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17 September 2014updated 24 Jun 2021 12:58pm

Scottish Yes and the myth of the masses

The belief that waves of proletarian Scots will carry the nationalists to victory seems far-fetched. 

By Jason Cowley

In repeated animated conversations and meetings I had today in Edinburgh, which feels febrile indeed, one subject came up again and again: turnout. I spoke to several prominent supporters of Yes Scotland, including the journalist Alan Taylor, who wrote the Sunday Herald’s pro-independence leader (the Sunday Herald, by the way, is the only newspaper to have endorsed independence). Taylor and others I spoke to believed that the result could well be determined by the significant number of people – perhaps as many as 20 per cent – who will vote for the first time in the referendum. Why would they bother to vote if it was to vote No, when they are hardly being well served by the status quo? Or so the argument goes.

It’s certainly inspiring that nearly 4.3 million people have registered to vote, 97 per cent of those eligible – and turnout could be as high as 80 per cent or even higher, testament to a nation’s democratic awakening. (Turnout in the 2011 Scottish election was 50 per cent.)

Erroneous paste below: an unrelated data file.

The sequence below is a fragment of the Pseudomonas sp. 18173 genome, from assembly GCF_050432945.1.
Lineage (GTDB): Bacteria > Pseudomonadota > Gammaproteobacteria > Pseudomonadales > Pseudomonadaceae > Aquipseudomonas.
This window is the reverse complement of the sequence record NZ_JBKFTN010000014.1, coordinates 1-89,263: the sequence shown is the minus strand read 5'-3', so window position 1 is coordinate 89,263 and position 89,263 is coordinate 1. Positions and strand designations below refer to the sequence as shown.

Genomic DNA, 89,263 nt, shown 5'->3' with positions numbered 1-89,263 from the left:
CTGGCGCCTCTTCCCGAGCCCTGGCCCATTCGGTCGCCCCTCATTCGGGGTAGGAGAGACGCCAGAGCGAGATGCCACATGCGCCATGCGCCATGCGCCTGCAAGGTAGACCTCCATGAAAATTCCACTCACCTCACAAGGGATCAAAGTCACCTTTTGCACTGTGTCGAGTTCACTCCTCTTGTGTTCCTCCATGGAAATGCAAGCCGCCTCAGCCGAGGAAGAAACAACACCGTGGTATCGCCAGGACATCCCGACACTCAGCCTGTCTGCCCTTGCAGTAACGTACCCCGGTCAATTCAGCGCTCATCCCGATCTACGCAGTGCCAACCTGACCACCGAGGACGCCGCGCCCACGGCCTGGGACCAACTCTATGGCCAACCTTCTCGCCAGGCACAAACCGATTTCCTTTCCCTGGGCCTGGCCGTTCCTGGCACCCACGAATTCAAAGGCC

Prominent Yes supporters were today publicly urging Scots living in the so-called abandoned or forgotten communities of the big housing estates and schemes to rise up and effect change by exercising their democratic right to vote, for they have been let down by Labour.

Elaine C Smith, the actress and Yes activist, praised the engagement of the poorest Scots living in Craigmillar and West Pilton in Edinburgh, Easterhouse in Glasgow, Torry in Aberdeen and other housing schemes. If they vote in large numbers, she said, Scotland would become an independent country on Friday. This all seemed rather condescending to me, a respun version of Winston Smith’s “If there is hope, it lies with the proles”.

But is this part of the myth of the masses? The way Smith was talking – fervently and with absolute conviction about “reaching for Utopia” – it was almost as if we should be expecting great surges of people to storm the polling stations on Thursday, in a great revolutionary outpouring of working class unity. Think the Winter Palace in 1917.  

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It seems far-fetched to me, but still if large queues start to form outside polling stations something quite remarkable might just be about to happen in Scotland. As I said, it all depends on the final turnout.

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